The Awards were presented by Deborah Johnson, chair of Brake’s board of trustees, and Paul Geddes, chief executive of Direct Line Group, which sponsored the awards and reception. The reception was attended by Brake supporters and partners, including parliamentarians, corporate partners, road safety professionals and volunteers working in their communities to improve road safety.
Julie Townsend, deputy chief executive, Brake, said: “In the past 20 years, Brake has grown and developed a great deal, but we remain as dedicated as ever to our fundamental mission: to help create a world free from the senseless and preventable pain and trauma caused by road death and injury, and to enable people to get around safely and sustainably.
“Our work would not be possible without the dedicated individuals and partners who work alongside us, campaigning to prevent casualties and make our communities safer, fundraising in support of our work, and helping us support families devastated by road crashes. This year, as every year, we thank everyone who has supported Brake and spoken out for road safety. The winners of these awards have gone above and beyond, showing great determination to make a difference in their communities and across the country, and achieving real results. We are very pleased to be able to recognise their efforts.”
Paul Geddes, chief executive, Direct Line Group, commented: “Brake does a great job in promoting road safety awareness in Parliament, in the media and around the UK, so we are very happy to sponsor Parliamentarian of the Year. As a business and as the UK’s leading motor insurer, we also work hard to spread the message of safe driving as part of our commitment to road safety.”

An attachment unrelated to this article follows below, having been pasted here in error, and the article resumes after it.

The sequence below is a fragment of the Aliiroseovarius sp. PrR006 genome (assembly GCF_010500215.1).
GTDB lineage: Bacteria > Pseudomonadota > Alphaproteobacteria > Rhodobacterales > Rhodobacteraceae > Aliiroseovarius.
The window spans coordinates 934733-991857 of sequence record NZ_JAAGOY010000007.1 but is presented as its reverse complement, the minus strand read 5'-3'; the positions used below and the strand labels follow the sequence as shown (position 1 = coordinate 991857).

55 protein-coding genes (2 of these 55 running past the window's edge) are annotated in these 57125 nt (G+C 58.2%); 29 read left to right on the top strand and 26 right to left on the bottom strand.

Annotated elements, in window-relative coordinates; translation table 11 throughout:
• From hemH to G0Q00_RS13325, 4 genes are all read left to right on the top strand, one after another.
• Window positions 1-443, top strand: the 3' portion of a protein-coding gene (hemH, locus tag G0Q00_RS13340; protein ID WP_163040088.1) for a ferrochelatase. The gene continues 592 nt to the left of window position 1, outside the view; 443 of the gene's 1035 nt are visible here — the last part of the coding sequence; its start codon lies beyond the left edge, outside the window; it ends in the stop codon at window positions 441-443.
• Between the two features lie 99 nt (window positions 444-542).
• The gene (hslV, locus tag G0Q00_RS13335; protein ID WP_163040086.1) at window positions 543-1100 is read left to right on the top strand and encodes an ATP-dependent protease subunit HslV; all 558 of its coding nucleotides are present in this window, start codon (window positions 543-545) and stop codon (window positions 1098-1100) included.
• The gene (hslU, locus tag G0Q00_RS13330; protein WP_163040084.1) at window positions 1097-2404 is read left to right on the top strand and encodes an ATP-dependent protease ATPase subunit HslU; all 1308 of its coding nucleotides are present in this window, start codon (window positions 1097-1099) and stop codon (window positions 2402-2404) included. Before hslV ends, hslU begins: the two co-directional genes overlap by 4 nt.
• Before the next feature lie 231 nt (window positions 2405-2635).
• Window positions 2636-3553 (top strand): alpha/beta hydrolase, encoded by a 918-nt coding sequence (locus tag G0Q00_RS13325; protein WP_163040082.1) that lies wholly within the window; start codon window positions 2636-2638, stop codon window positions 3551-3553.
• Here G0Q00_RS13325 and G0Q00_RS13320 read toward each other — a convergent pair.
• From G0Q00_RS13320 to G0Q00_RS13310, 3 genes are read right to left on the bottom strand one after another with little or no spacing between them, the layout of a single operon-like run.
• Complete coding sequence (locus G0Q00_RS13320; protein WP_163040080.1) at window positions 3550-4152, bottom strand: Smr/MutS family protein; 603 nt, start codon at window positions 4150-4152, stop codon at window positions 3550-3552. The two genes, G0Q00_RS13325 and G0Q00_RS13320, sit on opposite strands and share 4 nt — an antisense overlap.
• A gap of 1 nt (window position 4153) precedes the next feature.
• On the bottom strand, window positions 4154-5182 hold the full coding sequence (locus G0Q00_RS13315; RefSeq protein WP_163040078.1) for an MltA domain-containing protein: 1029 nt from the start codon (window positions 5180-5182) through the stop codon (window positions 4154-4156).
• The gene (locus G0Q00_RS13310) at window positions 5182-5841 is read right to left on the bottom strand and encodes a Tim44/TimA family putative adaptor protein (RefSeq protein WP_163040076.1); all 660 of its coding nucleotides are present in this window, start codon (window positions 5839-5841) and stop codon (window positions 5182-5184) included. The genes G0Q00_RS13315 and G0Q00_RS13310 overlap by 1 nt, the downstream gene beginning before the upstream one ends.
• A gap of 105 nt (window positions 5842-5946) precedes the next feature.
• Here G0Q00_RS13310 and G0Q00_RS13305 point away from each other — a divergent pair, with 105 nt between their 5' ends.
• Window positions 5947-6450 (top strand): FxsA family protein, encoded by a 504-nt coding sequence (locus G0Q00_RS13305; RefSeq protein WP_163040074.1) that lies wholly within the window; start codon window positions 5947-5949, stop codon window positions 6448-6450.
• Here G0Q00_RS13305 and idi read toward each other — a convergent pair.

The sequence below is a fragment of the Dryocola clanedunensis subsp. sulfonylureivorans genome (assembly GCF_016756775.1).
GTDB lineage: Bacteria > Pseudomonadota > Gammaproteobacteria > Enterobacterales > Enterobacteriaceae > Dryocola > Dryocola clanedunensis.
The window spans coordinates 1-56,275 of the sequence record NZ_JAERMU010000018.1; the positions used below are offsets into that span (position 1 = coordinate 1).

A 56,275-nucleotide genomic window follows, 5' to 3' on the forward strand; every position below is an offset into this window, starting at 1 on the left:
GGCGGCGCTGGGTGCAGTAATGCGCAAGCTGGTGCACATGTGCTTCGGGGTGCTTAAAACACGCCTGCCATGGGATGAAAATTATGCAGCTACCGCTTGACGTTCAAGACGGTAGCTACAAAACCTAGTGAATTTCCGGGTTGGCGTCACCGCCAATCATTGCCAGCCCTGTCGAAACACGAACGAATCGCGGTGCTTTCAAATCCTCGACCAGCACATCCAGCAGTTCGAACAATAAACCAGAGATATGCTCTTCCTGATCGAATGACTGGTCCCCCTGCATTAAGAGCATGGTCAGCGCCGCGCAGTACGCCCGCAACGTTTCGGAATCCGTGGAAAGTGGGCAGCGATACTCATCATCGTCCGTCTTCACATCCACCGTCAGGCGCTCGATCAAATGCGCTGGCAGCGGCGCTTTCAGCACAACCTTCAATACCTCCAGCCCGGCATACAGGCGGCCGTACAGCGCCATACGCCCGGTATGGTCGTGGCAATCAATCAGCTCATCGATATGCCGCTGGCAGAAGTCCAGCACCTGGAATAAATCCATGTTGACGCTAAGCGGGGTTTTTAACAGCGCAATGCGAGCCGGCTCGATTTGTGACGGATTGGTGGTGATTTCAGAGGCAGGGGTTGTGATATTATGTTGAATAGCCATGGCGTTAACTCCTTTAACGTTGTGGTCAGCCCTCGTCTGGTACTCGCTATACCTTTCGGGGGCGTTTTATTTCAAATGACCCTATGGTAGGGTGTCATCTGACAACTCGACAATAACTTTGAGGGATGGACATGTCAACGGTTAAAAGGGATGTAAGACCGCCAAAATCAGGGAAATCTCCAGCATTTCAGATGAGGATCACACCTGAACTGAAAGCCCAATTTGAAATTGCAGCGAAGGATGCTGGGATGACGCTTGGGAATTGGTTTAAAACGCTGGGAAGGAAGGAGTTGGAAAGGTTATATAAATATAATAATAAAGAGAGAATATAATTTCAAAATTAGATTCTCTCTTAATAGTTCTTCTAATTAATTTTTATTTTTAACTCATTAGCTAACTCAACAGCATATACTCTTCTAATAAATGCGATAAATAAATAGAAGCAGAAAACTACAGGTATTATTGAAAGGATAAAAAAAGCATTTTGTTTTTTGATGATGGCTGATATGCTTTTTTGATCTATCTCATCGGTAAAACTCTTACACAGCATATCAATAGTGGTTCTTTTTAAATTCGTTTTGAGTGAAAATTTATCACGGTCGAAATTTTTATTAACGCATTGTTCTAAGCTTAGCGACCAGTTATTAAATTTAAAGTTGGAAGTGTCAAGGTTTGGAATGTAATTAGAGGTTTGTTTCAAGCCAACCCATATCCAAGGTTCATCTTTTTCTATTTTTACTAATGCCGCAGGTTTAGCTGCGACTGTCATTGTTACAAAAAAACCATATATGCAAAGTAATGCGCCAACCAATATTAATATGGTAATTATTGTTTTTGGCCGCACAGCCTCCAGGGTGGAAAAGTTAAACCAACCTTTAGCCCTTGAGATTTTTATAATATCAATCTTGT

Road safety minister Robert Goodwill said: “The UK has some of the safest roads in the world and, like today’s award winners, the government is determined to improve our record further. That is why we have made significant commitments to road safety through new THINK! campaigns, improved education and enforcement, including the new drug driving offence which will take effect in March 2015.”
Susan Elan Jones, MP for Clywd South, received Brake’s Parliamentarian of the Year Award. Susan was recognised for campaigning to improve justice for bereaved and injured victims of road crashes, in line with Brake’s crackdown campaign.
Susan Elan Jones has been campaigning for tougher jail terms for drivers who kill and injure since the tragic death of a child in her constituency in 2009. She has been at the forefront of parliamentary debates on the subject throughout the year, setting the tone by bringing forward her own Driving Offences (Review of Sentencing Guidelines) Bill, with cross party support, in January.
Susan Elan Jones said: “Brake is an outstanding campaigning organisation - and I am absolutely delighted to receive this award. We remain determined in our quest to work with Brake to secure some measure of justice for the family of those people so tragically killed or seriously injured on our roads.”